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The origins of human sociality

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Posted May 6, 2014

“It is commonplace to refer to Homo sapiens as the social animal. But many animal species are social, in many different ways, and so, it is not always clear exactly what this appellation means,“ Michael Tomasello writes. He is  co-founder of the Max Planck Institute for Evolutionary Anthropology and one of the most prominent contemporary theorists investigating origins of human sociality. In his new article published in the European Journal of Social Psychology the psychologist presents evolutionary scenario depicting the emergence of human sociality. He supports his explanation by the results of numerous laboratory studies.

Interview with Tomasello 

Tomasello proposes the two‒stage model. First of all, humans probably managed to develop their unique ways of collaboration. He claims that this hypothesis is supported by experimental studies which discover profound differences between cooperative activities of human children and chimpanzees who are our closest relatives. For instance, in a series of experimental studies he and his colleagues investigated how the identical tasks are done by chimpanzees and small children. They “presented pairs of chimpanzees with out-of-reach food on a platform that could be obtained only if both individuals pulled simultaneously on the two ends of a rope.“

Image credit: Rhys Davenport via Flickr, (CC BY 2.0)

Image credit: Rhys Davenport via Flickr, (CC BY 2.0)

Chimpanzees often tended to be selfish and thus failed to cooperate. While one of individual took all the food, other one received nothing. But human children were able to cooperate successfully. Even when food was gained after collaborative efforts, apes remained self‒regarding. “In contrast, young human children treat resources generated collaboratively in special ways, applying some sense of distributive justice in dividing the spoils,“ the scientists claim.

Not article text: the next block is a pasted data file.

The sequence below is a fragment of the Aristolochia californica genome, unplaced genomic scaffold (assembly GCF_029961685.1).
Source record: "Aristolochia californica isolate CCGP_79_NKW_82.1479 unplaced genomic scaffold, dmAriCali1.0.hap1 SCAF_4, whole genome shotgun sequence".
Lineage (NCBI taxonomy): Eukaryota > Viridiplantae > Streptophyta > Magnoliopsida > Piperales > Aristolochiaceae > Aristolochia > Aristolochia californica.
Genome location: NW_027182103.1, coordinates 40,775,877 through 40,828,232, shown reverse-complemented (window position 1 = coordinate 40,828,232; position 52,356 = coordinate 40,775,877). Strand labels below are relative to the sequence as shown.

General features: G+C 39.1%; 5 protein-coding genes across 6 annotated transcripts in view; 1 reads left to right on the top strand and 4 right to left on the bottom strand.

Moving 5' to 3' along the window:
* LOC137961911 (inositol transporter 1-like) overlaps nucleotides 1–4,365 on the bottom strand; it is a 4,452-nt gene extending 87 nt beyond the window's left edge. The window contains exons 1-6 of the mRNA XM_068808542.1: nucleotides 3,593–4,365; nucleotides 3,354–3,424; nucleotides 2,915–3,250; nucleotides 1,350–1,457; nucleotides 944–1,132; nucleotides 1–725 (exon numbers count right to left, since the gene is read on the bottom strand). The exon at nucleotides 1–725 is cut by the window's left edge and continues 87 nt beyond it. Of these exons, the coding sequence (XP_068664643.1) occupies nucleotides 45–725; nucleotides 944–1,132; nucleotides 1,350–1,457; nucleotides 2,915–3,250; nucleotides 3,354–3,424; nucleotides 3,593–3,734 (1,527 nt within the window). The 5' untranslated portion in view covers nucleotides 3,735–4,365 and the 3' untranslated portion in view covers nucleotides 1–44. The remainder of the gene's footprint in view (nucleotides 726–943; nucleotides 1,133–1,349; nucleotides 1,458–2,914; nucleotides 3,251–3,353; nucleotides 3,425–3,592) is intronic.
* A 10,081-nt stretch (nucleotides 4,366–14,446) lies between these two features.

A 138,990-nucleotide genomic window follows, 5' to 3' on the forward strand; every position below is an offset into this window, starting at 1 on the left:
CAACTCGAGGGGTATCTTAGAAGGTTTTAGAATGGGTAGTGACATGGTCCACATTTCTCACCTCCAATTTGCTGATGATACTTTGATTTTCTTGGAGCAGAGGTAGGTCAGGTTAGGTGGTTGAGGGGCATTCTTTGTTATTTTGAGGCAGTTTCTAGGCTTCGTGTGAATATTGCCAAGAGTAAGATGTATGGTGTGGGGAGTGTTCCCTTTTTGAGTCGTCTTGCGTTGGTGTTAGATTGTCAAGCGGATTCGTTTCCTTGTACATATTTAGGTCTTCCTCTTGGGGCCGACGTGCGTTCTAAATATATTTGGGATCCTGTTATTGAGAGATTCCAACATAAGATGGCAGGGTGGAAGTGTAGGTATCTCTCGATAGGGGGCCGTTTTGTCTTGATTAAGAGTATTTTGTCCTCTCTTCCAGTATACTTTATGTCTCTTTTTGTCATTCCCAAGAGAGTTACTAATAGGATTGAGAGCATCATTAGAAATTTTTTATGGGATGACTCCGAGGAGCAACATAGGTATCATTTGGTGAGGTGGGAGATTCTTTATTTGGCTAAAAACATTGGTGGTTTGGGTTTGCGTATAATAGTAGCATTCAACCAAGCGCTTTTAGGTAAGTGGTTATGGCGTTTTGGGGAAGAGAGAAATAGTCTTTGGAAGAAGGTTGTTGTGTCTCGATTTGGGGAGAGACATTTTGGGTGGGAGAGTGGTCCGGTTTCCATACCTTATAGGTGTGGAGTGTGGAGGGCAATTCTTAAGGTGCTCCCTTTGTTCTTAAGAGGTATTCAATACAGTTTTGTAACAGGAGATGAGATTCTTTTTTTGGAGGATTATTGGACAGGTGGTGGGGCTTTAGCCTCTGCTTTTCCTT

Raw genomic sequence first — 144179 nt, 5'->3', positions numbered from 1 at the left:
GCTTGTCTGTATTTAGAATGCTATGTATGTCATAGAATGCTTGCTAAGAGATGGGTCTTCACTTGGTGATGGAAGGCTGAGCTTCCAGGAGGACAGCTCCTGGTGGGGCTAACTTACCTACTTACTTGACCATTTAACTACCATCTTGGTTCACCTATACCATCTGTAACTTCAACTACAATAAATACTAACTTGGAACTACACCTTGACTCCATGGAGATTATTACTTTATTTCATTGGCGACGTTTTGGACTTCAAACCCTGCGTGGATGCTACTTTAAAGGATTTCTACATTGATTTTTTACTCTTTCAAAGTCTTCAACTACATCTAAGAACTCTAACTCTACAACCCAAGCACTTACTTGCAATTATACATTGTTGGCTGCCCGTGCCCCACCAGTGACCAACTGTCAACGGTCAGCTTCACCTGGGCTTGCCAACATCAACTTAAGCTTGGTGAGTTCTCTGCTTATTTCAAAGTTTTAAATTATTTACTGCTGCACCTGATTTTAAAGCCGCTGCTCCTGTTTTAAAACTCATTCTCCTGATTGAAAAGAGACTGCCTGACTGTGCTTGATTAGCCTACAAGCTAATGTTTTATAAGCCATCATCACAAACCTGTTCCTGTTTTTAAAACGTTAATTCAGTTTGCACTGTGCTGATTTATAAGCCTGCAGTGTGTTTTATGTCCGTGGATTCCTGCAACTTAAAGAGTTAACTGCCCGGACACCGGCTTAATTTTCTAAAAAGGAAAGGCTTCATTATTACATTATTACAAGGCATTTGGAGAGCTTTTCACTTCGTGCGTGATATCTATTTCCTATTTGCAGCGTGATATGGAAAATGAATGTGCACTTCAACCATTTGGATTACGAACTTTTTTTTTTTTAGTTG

Further experiments show that human children communicate in order to coordinate their decisions. And when they do so, they are trying to reach joint goals. It can seem effortless, but chimpanzees are not able to do that. They do not coordinate their actions and concentrate on their individual goals instead.

Subsequent development of human sociality was reinforced by two main factors. On the one hand, group cohesion increased due to competition between humans. Stronger collaborative alliances helped to defend against enemies. On the other hand, increasing population size “meant that recognizing others from one’s cultural group became far from trivial—and of course, one needed to ensure that one could be recognized by others as well.“ Tomasello reasons as follows: you can recognize those who are similar. Similarity can be established by imitative behavior and imitation of others should result in conformist behavior.

For instance, one of the experimental studies showed that young children and chimpanzees tend to follow the majority. They observed individuals performing the task and repeated these behaviors which were performed by the greater number of individuals. However, when individuals had previous experience, results differed. “Chimpanzees continued to use the hole that had been successful for them in the past—even when the other hole gave a higher reward—whereas the human children went with the majority over their own experience“

Videotapes of the experiments can be accessed at the Max Planck website here.

Article: Tomasello M., 2014, The ultra-social animal, European Journal of Social Psychology,  44, 187–194, source link

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